Even when occupied with the ordinary duties of daily life, the soul should be interiorly gazing upon God and loving him (Jesus prayer). The presence of God should be especially felt during liturgical prayer and in the recitation of vocal prayer. The examination of conscience should be so implicit that a rapid glance reveals the faults and imperfections of the day: All external works should be performed with the spirit of prayer and with the ardent desire of giving glory to God, and even the most commonplace tasks should be permeated with the spirit of faith and love.
All the advantages of affective prayer over simple meditation are found as well in the prayer of simplicity, but noticeably increased. As affective prayer is an excellent preparation for the prayer of simplicity, so the latter is a disposition for infused contemplation. With much less effort than before, the soul achieves magnificent results in the practice of prayer. Thus, each new grade of prayer represents a new advance in the Christian life. –Father Jordan Aumann ‘Spiritual Theology’
As long as you háve not leamed to know Mary and háve not given her your heart, you will remain in darkness because you can receive the Holy Spirit only in her and through her….Keep the exceptional teaching I am giving you hidden in the depths of your soul, and it will make you glow before the Lord like a magnificent torch. You will feel, you will understand that inasmuch as the Word made flesh, Jesus the Redeemer, was given to the world by Mary his Mother, it follows necessarily that we who are his members and his brothers, must be brought forth by her, not according to the flesh but according to the Spirit. The Church, whose language is ordinarily mysterious–since she is obliged to speak in the manner in which God himself has spoken–teaches us that no grace, no power, no love, indeed nothing, absolutely nothing comes to us from God except through Mary….And that is an admirable, a sublime truth. –Father Jordan Aumann ‘Spirituál Theology’ O.P.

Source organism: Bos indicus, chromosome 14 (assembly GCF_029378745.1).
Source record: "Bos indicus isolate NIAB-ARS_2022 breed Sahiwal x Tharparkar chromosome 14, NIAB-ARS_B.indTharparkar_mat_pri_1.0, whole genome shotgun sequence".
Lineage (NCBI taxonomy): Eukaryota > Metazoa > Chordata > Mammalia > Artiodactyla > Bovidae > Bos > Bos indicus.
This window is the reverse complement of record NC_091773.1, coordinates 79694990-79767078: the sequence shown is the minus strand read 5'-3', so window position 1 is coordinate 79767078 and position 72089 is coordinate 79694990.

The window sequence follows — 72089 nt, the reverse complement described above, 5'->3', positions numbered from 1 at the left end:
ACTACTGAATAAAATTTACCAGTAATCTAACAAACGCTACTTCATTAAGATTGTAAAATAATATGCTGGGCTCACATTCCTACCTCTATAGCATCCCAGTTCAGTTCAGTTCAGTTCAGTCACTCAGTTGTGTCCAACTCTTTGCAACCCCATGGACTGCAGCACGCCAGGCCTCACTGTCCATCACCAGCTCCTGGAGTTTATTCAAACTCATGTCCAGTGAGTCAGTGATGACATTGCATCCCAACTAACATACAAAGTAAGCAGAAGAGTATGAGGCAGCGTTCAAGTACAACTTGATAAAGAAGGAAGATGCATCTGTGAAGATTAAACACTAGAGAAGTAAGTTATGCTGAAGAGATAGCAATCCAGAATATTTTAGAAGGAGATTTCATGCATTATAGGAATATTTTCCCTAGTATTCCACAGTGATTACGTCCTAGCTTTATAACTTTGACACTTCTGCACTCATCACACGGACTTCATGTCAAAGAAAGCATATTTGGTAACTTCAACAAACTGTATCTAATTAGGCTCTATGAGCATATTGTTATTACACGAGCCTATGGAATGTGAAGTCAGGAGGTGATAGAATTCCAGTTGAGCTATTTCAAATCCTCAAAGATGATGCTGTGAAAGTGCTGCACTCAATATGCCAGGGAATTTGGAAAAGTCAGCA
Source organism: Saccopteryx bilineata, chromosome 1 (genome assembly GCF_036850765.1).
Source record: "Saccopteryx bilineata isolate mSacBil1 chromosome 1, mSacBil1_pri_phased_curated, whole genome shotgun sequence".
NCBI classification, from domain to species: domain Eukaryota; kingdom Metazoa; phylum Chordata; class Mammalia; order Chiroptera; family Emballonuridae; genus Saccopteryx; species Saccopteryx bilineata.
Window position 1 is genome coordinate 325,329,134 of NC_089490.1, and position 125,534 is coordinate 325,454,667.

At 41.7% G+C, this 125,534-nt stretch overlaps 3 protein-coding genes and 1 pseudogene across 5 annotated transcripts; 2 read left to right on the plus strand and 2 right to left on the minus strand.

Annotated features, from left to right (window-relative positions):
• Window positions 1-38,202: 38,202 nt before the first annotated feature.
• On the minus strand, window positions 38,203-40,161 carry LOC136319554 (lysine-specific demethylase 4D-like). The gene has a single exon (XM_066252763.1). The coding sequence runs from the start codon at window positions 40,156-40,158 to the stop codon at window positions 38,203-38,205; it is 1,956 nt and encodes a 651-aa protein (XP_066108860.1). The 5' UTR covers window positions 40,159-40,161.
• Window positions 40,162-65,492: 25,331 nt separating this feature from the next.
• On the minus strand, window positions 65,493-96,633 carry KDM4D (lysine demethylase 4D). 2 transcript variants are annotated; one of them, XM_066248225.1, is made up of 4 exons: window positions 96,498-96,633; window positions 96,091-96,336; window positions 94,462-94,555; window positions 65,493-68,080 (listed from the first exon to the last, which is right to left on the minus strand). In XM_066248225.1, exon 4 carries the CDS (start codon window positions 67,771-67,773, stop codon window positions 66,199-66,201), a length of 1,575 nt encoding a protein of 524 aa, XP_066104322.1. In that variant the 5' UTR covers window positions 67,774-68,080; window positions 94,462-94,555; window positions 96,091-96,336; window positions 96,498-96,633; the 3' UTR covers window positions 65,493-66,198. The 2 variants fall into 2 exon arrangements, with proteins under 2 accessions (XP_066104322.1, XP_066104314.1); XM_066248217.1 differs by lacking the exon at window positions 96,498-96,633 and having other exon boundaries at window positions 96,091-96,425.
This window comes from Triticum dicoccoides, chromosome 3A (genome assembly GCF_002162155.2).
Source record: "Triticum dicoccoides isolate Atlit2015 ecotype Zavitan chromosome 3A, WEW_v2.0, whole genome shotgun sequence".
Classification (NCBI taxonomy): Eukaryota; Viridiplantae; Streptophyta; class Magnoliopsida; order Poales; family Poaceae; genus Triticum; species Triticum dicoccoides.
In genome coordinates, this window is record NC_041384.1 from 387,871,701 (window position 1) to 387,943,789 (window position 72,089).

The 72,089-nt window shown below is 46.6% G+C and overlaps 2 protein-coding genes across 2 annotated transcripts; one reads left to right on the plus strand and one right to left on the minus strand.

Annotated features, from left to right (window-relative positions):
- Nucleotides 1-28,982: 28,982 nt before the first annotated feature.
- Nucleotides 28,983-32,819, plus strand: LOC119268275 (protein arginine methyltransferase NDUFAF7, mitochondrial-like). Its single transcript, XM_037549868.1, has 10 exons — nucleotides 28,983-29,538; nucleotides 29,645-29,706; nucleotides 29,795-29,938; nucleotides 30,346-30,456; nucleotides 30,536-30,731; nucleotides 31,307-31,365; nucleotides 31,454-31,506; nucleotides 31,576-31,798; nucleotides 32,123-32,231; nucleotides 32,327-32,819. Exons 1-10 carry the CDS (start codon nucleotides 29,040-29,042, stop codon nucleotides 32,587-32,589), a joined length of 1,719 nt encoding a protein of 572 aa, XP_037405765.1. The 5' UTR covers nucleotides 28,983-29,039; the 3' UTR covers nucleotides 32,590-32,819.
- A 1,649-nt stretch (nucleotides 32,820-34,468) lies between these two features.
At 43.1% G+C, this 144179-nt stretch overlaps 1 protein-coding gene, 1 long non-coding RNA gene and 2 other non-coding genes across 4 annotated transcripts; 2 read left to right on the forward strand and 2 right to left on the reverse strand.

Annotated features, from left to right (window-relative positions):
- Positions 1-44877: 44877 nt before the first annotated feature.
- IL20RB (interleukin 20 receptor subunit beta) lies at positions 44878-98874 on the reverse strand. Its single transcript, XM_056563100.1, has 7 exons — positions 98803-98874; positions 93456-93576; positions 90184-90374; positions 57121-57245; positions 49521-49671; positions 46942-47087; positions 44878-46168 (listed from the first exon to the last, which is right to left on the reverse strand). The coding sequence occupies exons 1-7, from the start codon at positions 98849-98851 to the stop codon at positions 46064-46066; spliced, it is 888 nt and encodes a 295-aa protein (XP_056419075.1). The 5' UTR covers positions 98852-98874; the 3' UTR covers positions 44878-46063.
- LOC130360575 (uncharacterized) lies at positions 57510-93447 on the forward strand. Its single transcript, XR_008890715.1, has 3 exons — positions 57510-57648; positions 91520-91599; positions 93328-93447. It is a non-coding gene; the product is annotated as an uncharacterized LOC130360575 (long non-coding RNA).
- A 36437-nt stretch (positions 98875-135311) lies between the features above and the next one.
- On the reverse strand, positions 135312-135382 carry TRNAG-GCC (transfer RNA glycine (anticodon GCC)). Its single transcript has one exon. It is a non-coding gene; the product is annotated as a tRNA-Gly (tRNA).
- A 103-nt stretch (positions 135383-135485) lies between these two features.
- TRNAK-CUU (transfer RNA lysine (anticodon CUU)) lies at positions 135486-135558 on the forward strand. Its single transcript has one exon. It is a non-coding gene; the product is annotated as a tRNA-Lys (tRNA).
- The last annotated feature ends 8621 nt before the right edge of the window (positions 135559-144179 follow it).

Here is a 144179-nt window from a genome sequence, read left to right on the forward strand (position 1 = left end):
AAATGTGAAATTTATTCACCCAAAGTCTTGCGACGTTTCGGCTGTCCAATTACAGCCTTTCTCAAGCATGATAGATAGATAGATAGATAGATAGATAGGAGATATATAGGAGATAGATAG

I now quote Tanquerey: “The memory and imagination are two valuable faculties, which not only furnish the mind with the necessary material whereon to work, to enable it to explain the truth with the aid of images and facts in such a manner as to make it easier to grasp, and render it more vital and more interesting. The bare, colorless and cold statement of truth would not engage the interest of most men. It is not a question, then, of atrophying these faculties, but of schooling them, of subjecting their activity to the control of reason and will. Otherwise, left to themselves, they literally crowd the soul with a host of memories and images that distract the spirit, waste its energies, cause it to lose priceless time while at work or prayer, and constitute the source of a thousand temptations against purity, charity, humility and other virtues. Hence, of necessity, they must be disciplined and made to minister to the higher faculties of the soul.”
…“In order to check the wanderings of the memory and the imagination, we must first of all strive to expel them from the outset, that is, from the very moment we are aware of them, all dangerous fancies and recollections. Furthermore, since frequent daydreaming by a kind of psychological necessity leads us into dangerous musings, we should take heed to provide against idle thoughts, by mortifying ourselves in regards to useless fancies, which constitute a waste of time and pave the way to others of an even more perilous nature. The best means to attain this end is to apply ourselves wholeheartedly to the performance of the duties of the moment, to our work, to our studies, to our ordinary occupations.” ‘Silence: A Series of Conferences Given by a Camaldolese Hermit’
Father Adolphe-Alfred Tanquerey, pss (1854-1932)